Image: Ergonomic Safety Program Logo


OK, we're going to talk about something that many of us prefer to avoid. The spread.  You know what we mean, the spread that we get from sitting for many hours at the computer; the feeling that your derrière is a little wider at the end of the day. Maintaining strong gluteal muscles helps in preventing a widening of our behind and in promoting back and torso
strength.  Strengthen your gluteal muscles and reduce the spread when you TIGHTEN UP.


Sit comfortably back in your chair and let your whole body relax.  Breathe diaphragmatically for one or two breaths.  Gently tighten your abdomen to about 20% of your strength and hold throughout this exercise. Tighten your right buttock to about 80% of your strength, hold for 5 seconds and let go. Tighten your left buttock to about 80% of your strength, hold for 5
seconds and let go. Slowly alternate from right to left, tightening and relaxing, holding for 5 seconds each.  Continue to breathe diaphragmatically while holding slight tension in your abdominal muscles.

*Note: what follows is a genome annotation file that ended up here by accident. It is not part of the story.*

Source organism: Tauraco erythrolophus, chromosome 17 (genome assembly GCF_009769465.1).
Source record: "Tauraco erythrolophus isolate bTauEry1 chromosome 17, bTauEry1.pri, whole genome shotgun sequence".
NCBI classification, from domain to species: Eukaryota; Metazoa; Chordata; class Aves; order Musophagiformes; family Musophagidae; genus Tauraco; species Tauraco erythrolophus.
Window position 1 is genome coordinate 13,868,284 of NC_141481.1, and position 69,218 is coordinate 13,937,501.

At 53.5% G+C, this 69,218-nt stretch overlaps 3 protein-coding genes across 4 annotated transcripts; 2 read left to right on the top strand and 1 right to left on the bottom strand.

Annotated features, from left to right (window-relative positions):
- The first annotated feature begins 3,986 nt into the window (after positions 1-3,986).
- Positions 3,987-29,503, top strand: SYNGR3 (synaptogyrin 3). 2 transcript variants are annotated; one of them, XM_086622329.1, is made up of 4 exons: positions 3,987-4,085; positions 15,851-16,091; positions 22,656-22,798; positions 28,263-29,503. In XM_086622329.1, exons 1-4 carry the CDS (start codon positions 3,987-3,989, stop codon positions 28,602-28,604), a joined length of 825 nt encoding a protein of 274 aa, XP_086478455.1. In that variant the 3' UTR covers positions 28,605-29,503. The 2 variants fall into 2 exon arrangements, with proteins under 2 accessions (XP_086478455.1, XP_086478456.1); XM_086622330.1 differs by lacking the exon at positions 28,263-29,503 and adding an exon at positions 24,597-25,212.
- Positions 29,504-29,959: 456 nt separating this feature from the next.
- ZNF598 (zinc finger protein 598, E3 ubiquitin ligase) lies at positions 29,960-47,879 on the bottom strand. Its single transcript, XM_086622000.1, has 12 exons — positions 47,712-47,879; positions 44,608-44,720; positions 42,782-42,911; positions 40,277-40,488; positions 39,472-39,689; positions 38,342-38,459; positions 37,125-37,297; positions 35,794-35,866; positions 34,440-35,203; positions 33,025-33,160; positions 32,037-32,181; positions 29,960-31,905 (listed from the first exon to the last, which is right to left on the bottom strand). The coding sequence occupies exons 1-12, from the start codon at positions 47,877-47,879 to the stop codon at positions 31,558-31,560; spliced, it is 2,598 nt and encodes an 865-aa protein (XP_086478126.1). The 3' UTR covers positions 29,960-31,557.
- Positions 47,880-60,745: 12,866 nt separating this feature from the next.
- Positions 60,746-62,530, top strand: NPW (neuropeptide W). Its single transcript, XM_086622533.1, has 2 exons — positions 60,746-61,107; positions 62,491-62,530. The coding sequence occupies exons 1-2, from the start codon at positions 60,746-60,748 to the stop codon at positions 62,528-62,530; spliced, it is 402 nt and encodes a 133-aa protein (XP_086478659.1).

Alternate for about 1 minute, then let go of all tension in your body.

Optional:  Tighten and relax one side for a minute, then shift to the other side.

Stand up and do this, feeling as if you are lifting your buttock up.

Stand leaning against a wall with your hands, and fully tighten your abdominal muscles when tightening your gluts.

Do this when:

--Working at the computer

--Talking on the phone

--Sitting in a meeting

--Driving to work

Do this or other large movements every 20 minutes.

The Institute for Holistic Healing Studies and Human Resources sponsor the distribution of Healthy Computing Email Tips. Copyright 2009 Erik Peper, Ph.D. and Katherine Hughes Gibney. Permission to copy and distribute Healthy Computing Email Tips for personal use is granted. Distribution or copying of Healthy Computing Email Tips for commercial purposes is prohibited without prior written consent of the copyright holders.
SF State Home